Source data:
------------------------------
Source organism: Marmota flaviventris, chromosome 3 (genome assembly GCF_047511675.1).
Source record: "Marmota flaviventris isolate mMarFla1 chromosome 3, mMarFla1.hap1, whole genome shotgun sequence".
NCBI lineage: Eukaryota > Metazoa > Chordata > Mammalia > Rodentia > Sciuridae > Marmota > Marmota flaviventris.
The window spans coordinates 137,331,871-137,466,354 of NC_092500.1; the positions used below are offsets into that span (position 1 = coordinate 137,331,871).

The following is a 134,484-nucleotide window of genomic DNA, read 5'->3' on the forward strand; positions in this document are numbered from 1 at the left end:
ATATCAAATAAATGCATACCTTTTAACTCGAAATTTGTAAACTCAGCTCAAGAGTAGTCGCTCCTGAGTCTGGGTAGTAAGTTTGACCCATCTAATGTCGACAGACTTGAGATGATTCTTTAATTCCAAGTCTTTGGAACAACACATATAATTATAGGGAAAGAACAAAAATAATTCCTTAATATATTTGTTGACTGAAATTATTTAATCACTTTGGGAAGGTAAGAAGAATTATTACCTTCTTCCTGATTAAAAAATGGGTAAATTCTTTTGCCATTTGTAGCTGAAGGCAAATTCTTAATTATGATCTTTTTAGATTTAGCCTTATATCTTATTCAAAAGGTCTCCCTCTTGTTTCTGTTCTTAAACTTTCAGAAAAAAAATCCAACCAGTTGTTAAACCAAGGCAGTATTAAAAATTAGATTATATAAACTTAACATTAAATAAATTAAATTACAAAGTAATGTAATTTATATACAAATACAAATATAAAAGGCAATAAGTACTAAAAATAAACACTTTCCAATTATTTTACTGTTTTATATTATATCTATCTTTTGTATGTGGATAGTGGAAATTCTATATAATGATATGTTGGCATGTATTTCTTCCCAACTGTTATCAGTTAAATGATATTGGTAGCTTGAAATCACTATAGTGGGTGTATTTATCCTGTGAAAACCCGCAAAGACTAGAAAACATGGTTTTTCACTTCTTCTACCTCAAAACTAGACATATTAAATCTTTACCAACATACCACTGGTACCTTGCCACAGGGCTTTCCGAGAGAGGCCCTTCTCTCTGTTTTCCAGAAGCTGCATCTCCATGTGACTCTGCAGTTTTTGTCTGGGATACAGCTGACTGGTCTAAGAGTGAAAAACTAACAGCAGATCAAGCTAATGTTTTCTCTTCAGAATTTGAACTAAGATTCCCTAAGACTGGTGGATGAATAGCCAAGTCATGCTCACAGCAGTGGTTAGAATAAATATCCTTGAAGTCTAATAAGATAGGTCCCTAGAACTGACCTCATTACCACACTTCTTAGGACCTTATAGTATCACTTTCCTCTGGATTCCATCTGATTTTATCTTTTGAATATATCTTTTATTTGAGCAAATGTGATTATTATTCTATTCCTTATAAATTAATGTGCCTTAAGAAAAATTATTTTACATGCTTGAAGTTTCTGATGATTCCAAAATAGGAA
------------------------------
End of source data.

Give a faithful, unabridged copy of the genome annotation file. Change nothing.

Source organism: Marmota flaviventris, chromosome 3 (genome assembly GCF_047511675.1).
Source record: "Marmota flaviventris isolate mMarFla1 chromosome 3, mMarFla1.hap1, whole genome shotgun sequence".
NCBI lineage: Eukaryota > Metazoa > Chordata > Mammalia > Rodentia > Sciuridae > Marmota > Marmota flaviventris.
The window spans coordinates 137,331,871-137,466,354 of NC_092500.1; the positions used below are offsets into that span (position 1 = coordinate 137,331,871).

The following is a 134,484-nucleotide window of genomic DNA, read 5'->3' on the forward strand; positions in this document are numbered from 1 at the left end:
ATATCAAATAAATGCATACCTTTTAACTCGAAATTTGTAAACTCAGCTCAAGAGTAGTCGCTCCTGAGTCTGGGTAGTAAGTTTGACCCATCTAATGTCGACAGACTTGAGATGATTCTTTAATTCCAAGTCTTTGGAACAACACATATAATTATAGGGAAAGAACAAAAATAATTCCTTAATATATTTGTTGACTGAAATTATTTAATCACTTTGGGAAGGTAAGAAGAATTATTACCTTCTTCCTGATTAAAAAATGGGTAAATTCTTTTGCCATTTGTAGCTGAAGGCAAATTCTTAATTATGATCTTTTTAGATTTAGCCTTATATCTTATTCAAAAGGTCTCCCTCTTGTTTCTGTTCTTAAACTTTCAGAAAAAAAATCCAACCAGTTGTTAAACCAAGGCAGTATTAAAAATTAGATTATATAAACTTAACATTAAATAAATTAAATTACAAAGTAATGTAATTTATATACAAATACAAATATAAAAGGCAATAAGTACTAAAAATAAACACTTTCCAATTATTTTACTGTTTTATATTATATCTATCTTTTGTATGTGGATAGTGGAAATTCTATATAATGATATGTTGGCATGTATTTCTTCCCAACTGTTATCAGTTAAATGATATTGGTAGCTTGAAATCACTATAGTGGGTGTATTTATCCTGTGAAAACCCGCAAAGACTAGAAAACATGGTTTTTCACTTCTTCTACCTCAAAACTAGACATATTAAATCTTTACCAACATACCACTGGTACCTTGCCACAGGGCTTTCCGAGAGAGGCCCTTCTCTCTGTTTTCCAGAAGCTGCATCTCCATGTGACTCTGCAGTTTTTGTCTGGGATACAGCTGACTGGTCTAAGAGTGAAAAACTAACAGCAGATCAAGCTAATGTTTTCTCTTCAGAATTTGAACTAAGATTCCCTAAGACTGGTGGATGAATAGCCAAGTCATGCTCACAGCAGTGGTTAGAATAAATATCCTTGAAGTCTAATAAGATAGGTCCCTAGAACTGACCTCATTACCACACTTCTTAGGACCTTATAGTATCACTTTCCTCTGGATTCCATCTGATTTTATCTTTTGAATATATCTTTTATTTGAGCAAATGTGATTATTATTCTATTCCTTATAAATTAATGTGCCTTAAGAAAAATTATTTTACATGCTTGAAGTTTCTGATGATTCCAAAATAGGAA